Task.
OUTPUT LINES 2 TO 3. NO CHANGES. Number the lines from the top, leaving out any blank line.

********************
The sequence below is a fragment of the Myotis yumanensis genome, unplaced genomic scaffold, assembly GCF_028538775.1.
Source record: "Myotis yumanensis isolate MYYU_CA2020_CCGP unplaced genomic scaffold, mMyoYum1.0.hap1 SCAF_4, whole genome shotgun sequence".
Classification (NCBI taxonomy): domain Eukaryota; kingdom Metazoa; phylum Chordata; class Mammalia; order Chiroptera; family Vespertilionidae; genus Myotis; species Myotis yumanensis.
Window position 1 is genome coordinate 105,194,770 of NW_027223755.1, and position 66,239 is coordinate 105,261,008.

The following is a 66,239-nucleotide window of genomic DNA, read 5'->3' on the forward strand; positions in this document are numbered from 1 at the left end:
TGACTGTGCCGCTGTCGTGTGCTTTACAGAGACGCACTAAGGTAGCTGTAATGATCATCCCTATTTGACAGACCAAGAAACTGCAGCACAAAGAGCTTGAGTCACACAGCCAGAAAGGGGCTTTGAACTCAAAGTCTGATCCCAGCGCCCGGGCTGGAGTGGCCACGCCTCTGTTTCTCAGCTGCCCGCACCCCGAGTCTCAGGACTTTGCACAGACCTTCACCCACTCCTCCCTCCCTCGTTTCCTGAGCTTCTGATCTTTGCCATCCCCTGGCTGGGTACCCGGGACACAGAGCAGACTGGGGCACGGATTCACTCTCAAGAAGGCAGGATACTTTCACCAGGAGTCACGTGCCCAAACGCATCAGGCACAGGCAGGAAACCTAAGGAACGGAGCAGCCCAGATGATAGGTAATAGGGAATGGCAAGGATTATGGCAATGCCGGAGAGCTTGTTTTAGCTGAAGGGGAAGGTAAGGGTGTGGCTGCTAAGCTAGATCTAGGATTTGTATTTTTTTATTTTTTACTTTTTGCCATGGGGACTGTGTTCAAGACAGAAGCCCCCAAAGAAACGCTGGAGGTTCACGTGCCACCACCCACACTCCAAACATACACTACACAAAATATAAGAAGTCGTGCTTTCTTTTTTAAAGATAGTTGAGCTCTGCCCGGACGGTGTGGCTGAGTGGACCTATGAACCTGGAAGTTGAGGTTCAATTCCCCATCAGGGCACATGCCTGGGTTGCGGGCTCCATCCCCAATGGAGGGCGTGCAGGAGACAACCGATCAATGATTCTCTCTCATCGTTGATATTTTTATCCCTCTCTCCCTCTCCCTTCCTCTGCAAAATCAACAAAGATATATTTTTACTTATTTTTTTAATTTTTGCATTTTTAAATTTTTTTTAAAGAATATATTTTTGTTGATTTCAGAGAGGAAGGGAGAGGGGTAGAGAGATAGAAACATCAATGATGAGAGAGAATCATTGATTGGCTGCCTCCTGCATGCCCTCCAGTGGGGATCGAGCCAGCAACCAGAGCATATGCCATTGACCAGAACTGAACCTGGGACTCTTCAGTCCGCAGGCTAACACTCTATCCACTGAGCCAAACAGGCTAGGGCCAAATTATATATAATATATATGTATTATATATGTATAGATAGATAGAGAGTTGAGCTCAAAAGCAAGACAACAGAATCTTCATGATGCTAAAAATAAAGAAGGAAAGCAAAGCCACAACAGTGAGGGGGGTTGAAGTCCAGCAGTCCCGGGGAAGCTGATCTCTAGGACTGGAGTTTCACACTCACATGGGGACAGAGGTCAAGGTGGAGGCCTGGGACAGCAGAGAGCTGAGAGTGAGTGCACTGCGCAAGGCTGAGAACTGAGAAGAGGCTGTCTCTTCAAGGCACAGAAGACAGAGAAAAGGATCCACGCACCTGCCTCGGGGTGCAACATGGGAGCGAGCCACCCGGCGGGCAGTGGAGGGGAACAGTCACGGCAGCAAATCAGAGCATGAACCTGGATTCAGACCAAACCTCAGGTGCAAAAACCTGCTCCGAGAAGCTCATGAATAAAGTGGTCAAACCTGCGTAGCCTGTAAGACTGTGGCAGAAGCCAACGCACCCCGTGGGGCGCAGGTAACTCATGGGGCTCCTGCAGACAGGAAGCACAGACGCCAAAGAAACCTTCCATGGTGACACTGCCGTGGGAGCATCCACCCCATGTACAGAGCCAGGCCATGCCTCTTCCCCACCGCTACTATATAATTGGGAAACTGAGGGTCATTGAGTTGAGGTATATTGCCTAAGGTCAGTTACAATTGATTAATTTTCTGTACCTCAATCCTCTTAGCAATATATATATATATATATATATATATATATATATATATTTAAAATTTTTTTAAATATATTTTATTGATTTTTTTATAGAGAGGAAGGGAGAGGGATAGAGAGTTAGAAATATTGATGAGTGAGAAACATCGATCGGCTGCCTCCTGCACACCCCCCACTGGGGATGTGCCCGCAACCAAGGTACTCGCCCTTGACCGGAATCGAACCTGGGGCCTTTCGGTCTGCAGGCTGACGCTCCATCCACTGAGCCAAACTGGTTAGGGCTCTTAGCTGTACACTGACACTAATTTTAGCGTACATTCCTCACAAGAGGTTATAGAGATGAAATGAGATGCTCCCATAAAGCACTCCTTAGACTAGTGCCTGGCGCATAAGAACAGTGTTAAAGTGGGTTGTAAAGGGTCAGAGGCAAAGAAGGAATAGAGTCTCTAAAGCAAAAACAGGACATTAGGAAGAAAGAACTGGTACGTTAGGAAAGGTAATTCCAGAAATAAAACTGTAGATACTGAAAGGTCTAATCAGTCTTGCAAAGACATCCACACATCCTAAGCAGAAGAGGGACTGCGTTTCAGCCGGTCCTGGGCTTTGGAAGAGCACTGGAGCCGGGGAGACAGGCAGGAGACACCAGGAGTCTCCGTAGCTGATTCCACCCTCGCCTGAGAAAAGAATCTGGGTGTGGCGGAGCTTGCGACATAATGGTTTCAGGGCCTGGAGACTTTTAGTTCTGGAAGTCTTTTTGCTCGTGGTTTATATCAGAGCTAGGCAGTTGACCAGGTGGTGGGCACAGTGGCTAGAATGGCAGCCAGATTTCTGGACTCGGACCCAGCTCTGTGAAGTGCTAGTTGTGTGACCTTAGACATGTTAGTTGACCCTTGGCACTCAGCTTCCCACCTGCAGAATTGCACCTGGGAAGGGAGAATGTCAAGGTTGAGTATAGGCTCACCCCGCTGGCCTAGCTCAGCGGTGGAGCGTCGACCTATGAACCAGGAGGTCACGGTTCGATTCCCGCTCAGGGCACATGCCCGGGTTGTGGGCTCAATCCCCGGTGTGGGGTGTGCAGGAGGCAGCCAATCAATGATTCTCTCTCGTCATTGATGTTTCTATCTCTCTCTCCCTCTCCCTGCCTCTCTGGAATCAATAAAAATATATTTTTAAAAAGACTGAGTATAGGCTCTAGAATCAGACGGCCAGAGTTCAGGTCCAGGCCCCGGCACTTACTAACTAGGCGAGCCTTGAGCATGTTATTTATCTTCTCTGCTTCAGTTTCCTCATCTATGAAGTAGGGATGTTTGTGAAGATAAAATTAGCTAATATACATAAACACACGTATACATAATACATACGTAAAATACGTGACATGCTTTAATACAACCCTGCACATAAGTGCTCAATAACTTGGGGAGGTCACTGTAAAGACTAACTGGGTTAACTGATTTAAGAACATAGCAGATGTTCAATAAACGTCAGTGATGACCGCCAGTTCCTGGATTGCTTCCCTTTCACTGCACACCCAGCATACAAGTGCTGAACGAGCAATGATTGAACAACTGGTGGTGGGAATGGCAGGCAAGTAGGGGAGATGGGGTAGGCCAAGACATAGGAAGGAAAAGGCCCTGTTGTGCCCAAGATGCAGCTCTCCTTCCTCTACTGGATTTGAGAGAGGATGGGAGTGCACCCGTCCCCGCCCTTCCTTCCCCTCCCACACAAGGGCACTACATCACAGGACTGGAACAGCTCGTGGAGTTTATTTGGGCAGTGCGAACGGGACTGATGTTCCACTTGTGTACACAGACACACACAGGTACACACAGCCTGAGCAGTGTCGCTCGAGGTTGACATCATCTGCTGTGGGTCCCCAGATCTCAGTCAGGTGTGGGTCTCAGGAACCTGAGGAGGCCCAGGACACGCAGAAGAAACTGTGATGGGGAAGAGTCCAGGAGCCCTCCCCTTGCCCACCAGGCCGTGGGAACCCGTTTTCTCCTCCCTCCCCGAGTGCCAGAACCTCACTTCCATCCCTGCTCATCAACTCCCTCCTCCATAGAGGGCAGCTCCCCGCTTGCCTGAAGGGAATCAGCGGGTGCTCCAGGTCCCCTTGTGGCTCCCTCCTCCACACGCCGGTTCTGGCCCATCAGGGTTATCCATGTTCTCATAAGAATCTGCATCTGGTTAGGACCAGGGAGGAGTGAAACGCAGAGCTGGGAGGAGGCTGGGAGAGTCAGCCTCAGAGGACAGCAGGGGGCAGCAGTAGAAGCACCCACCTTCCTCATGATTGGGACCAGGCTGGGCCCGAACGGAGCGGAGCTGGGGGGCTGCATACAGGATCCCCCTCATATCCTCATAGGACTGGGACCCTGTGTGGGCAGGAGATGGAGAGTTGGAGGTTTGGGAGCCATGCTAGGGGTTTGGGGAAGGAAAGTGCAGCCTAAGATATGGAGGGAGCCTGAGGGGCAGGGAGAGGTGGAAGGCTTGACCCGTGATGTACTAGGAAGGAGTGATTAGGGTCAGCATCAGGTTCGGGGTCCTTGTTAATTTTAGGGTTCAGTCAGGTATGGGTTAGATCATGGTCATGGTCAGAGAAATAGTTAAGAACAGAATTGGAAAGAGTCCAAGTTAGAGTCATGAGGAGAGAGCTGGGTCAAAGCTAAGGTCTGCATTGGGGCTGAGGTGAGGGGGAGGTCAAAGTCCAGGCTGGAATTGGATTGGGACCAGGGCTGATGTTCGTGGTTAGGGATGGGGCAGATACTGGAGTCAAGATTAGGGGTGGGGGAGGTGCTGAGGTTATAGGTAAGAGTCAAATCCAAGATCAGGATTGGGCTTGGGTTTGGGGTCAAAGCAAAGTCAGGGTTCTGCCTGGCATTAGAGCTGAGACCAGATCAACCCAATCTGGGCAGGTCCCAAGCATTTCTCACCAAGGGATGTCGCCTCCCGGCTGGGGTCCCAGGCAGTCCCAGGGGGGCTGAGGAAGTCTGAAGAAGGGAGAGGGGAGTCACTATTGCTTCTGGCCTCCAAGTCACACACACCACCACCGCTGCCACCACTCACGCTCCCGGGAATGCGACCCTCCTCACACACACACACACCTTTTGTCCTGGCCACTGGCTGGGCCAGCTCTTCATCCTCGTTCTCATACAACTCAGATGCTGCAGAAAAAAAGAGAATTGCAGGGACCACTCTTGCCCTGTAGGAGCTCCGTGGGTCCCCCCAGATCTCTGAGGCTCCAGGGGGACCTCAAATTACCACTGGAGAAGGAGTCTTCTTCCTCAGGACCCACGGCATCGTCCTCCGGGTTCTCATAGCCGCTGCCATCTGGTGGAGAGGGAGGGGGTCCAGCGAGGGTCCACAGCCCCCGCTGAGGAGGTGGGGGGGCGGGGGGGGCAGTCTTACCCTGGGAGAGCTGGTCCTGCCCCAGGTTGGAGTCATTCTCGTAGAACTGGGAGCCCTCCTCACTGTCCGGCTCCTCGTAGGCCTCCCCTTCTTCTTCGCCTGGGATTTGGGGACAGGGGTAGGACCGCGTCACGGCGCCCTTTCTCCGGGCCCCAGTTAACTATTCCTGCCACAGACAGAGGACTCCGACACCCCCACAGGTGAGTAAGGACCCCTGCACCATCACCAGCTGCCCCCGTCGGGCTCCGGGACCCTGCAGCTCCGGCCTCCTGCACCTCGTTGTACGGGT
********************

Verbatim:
Source record: "Myotis yumanensis isolate MYYU_CA2020_CCGP unplaced genomic scaffold, mMyoYum1.0.hap1 SCAF_4, whole genome shotgun sequence".
Classification (NCBI taxonomy): domain Eukaryota; kingdom Metazoa; phylum Chordata; class Mammalia; order Chiroptera; family Vespertilionidae; genus Myotis; species Myotis yumanensis.